Inside Quantum Technology

EU consortium delivers interim blueprint for integrating quantum network architecture to secure communication infrastructure

(Telecoms) An EU-backed consortium this week said it now has a blueprint for quantum network architecture that will secure the bloc’s critical communications infrastructure.
The group, which includes Deutsche Telekom, Telefónica, defence giant Thales and its satellite arm Thales Alenia Space, and the Austrian Institute of Technology (AIT), have been conducting a study since April with the aim of integrating quantum security into the infrastructure.
This month, this so-called QSAFE (quantum network system architecture for Europe) consortium delivered the interim results of this study, laying the foundation for the implementation of the European quantum communication infrastructure (EuroQCI).
“The study will serve the European Commission as a basis for the next steps on the journey to establishing a European quantum communication infrastructure,” said Deutsche Telekom, in a statement. “All aspects – costs, security, technology, network dimensioning, planning, operational model, etc. – are included in the study.”
The next step in the process is to flesh out the design, bringing it closer to real-world deployment.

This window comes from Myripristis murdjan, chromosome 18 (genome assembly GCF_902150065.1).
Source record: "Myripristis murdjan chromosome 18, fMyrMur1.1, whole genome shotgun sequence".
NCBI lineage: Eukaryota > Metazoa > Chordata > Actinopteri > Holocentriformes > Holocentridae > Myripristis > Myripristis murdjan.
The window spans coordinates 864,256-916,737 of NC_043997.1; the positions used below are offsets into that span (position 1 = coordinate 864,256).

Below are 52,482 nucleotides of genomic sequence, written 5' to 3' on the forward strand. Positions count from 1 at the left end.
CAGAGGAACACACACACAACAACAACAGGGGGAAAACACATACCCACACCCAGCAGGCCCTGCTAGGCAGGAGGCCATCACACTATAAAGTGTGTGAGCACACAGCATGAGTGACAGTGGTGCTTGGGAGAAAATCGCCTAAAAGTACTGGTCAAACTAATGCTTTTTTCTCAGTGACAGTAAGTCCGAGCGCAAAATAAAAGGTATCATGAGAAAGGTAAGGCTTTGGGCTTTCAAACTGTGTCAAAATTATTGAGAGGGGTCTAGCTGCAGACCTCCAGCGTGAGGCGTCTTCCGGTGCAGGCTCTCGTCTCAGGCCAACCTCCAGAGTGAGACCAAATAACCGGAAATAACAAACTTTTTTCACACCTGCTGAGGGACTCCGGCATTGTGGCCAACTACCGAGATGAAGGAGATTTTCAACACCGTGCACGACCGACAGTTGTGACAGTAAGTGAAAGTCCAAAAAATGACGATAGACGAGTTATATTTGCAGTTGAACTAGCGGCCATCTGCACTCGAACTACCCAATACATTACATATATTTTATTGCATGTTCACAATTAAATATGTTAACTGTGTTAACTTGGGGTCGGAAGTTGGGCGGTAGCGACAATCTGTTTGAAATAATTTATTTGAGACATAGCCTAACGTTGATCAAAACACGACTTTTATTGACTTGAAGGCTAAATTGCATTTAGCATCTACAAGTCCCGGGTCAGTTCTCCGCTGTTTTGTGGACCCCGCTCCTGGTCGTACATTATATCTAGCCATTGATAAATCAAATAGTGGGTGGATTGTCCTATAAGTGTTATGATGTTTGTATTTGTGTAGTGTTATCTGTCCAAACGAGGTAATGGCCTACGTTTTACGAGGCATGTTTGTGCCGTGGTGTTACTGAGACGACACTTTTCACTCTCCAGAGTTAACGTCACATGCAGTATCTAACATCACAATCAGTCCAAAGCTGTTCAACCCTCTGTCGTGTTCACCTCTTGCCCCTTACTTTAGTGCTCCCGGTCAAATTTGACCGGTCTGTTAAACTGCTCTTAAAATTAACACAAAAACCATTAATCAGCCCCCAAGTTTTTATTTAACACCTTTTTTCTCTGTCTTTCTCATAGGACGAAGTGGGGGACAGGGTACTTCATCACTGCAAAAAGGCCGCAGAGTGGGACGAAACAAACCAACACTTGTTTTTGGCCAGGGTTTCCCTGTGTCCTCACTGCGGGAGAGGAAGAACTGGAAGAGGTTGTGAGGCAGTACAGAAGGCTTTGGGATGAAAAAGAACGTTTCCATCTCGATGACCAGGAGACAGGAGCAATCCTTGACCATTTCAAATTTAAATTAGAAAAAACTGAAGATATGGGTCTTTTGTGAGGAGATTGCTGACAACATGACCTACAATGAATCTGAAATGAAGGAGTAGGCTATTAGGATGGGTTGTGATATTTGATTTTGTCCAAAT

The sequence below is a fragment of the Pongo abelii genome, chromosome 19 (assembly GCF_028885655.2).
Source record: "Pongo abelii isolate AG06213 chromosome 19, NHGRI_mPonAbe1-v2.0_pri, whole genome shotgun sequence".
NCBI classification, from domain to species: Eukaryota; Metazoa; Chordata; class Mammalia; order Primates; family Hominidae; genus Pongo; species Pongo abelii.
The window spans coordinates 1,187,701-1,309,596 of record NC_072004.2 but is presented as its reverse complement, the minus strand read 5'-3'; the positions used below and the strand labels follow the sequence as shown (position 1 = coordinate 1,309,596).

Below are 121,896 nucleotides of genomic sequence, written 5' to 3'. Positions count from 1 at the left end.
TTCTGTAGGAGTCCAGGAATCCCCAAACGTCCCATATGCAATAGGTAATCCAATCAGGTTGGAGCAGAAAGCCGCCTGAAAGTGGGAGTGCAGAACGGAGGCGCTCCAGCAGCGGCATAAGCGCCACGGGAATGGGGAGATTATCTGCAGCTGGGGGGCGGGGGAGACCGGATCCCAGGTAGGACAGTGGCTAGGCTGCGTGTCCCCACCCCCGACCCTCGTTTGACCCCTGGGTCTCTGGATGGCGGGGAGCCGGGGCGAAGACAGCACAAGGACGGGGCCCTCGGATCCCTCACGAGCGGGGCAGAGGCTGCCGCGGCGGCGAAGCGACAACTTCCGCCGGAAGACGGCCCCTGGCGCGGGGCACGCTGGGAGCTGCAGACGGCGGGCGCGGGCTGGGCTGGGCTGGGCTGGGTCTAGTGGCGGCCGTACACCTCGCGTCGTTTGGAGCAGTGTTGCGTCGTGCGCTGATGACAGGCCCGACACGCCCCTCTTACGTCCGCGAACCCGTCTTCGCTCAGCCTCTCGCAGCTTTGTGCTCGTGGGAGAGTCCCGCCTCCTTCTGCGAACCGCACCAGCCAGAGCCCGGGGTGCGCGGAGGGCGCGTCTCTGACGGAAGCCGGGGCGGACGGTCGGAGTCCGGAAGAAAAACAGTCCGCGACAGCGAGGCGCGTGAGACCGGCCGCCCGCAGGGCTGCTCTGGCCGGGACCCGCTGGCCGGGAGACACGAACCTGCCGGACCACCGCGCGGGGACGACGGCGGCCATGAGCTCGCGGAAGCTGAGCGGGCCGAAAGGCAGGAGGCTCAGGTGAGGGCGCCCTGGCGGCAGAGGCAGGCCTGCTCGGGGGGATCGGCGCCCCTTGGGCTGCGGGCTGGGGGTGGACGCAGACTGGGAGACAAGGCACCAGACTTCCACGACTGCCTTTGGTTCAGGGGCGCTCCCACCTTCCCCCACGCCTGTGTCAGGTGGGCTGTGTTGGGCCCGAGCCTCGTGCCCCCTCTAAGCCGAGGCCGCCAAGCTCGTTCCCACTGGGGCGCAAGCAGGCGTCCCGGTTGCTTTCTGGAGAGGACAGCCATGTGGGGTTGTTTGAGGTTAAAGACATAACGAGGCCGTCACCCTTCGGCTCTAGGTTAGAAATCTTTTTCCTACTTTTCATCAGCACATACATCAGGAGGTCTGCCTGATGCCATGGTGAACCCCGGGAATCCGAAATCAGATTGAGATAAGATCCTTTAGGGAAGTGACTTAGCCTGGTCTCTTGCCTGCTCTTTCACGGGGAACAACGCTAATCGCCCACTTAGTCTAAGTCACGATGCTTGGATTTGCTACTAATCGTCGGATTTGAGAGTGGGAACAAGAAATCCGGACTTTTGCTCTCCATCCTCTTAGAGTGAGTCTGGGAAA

It wants to have its EuroQCI fully operational by 2027. It will consist of a terrestrial element, as well as a satellite element – hence the involvement of Thales Alenia Space in the QSAFE consortium.
“The EuroQCI will safeguard sensitive data and critical infrastructures by integrating quantum-based systems into existing communication infrastructures, providing an additional security layer based on quantum physics. It will reinforce the protection of Europe’s governmental institutions, their data centres, hospitals, energy grids, and more, becoming one of the main pillars of the EU’s new Cybersecurity Strategy for the coming decades,” the European Commission claims.

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